• Binary Tree Representation ●  Because a tree is also a graph, representations for graphs in general can also be used for trees. ●  Binary trees, however, have special characteristics that we want to capture in the representation, namely, the identity of the left and right child. ●  The equivalent of an adjacency matrix is a two- column array (or an array of records) where the data for each node is the left and right child of that node. ●  The equivalent of the adjacency list representation is a collection of records with three fields containing, respectively, the current node, a pointer to the record for the left-child node, and a pointer to the record for the right-child node. Section 5.2 Trees and Their Representations 6
  • Binary Tree Representation Example ●  The tree represented by the figure above has the following adjacency list and adjacency matrix representations. Section 5.2 Trees and Their Representations 7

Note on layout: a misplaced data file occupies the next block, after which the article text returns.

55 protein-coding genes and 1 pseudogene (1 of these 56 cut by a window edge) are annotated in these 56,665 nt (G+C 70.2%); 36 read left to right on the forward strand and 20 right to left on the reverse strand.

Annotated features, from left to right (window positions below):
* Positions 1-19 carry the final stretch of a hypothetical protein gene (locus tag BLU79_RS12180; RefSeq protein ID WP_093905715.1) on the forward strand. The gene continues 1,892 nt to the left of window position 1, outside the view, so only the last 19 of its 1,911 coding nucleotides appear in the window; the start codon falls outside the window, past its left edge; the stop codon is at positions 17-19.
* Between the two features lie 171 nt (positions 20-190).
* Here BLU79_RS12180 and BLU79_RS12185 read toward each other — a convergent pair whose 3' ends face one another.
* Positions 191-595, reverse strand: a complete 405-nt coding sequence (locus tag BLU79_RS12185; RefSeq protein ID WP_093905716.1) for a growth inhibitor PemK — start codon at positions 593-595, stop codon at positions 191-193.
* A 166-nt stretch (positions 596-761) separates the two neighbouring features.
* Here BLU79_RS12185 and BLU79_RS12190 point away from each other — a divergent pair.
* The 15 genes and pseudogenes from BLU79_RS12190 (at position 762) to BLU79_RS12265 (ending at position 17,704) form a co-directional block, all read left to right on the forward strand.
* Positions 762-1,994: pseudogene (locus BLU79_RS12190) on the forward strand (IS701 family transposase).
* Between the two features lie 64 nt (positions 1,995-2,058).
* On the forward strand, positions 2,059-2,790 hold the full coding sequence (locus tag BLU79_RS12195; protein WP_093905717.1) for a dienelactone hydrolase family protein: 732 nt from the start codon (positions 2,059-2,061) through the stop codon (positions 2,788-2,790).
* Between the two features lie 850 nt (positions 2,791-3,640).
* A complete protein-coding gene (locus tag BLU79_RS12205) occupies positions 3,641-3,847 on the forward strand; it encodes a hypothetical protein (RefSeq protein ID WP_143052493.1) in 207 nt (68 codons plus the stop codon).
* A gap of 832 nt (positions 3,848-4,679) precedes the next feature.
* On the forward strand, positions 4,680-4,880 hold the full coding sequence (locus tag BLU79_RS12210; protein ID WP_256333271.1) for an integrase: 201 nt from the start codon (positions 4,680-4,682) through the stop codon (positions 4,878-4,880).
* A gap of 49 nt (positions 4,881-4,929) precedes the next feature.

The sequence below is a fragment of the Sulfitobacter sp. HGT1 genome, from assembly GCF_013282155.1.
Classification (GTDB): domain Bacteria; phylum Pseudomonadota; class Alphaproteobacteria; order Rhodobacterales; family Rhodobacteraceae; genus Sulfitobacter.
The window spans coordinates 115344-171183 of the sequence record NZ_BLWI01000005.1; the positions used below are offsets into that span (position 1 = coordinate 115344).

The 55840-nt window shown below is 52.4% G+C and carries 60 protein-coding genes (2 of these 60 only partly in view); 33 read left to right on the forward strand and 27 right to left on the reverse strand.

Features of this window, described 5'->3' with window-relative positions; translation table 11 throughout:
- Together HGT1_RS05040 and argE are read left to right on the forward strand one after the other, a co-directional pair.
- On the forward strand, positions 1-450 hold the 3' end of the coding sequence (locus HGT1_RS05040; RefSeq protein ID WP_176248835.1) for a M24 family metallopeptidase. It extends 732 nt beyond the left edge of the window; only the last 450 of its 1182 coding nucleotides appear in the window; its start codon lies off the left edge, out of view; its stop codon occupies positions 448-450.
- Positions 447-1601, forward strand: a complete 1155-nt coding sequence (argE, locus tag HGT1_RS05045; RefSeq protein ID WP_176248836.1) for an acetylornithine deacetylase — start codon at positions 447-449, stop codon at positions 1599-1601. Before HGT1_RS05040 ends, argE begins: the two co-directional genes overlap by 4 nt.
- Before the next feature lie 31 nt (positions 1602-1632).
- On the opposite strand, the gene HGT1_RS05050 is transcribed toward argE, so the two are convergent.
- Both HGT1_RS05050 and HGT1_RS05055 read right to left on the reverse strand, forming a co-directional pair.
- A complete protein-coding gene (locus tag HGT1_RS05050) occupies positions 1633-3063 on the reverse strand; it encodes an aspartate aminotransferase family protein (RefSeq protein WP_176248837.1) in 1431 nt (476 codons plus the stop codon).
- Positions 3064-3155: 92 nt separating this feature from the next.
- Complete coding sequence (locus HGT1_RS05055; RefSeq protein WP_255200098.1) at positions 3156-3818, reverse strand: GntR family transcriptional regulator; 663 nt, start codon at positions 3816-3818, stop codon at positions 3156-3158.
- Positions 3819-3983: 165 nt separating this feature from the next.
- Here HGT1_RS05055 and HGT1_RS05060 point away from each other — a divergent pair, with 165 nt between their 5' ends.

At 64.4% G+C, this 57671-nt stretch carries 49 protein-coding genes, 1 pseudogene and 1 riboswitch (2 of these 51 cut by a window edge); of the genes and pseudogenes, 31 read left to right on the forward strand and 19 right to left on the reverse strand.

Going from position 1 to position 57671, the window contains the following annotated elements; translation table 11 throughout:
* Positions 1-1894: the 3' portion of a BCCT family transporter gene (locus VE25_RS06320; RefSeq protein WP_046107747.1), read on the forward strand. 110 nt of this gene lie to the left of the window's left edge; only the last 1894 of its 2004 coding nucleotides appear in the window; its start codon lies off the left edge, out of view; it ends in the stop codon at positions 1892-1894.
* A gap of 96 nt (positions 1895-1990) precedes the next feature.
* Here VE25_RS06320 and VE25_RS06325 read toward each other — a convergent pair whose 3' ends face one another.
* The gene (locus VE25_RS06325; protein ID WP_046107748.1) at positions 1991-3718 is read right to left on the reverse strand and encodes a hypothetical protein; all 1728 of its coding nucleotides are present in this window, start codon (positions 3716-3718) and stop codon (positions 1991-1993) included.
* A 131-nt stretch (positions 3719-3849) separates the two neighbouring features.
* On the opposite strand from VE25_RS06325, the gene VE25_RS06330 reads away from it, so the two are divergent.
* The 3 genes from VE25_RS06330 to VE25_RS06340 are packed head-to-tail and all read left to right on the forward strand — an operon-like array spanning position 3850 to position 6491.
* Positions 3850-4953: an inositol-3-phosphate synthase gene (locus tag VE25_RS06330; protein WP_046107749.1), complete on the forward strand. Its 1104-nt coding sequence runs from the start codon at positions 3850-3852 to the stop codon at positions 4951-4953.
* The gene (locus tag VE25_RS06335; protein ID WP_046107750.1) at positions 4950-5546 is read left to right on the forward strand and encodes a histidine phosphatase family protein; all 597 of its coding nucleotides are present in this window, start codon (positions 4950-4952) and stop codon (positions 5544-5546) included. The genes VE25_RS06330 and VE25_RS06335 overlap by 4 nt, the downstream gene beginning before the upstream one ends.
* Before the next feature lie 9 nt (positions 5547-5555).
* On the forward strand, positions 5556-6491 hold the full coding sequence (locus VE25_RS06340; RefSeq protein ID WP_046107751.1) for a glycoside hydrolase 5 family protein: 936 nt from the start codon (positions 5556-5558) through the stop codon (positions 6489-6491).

• Tree Traversal Algorithms ●  If a tree structure is being used to store data, it is often helpful to have a systematic mechanism for writing out the data values stored at all the nodes. ●  This can be accomplished by traversing the tree, that is, visiting each of the nodes in the tree structure. ●  The three common tree traversal algorithms are preorder, inorder, and postorder traversal. ●  The terms preorder, inorder, and postorder refer to the order in which the root of a tree is visited compared to the subtree nodes. Section 5.2 Trees and Their Representations 8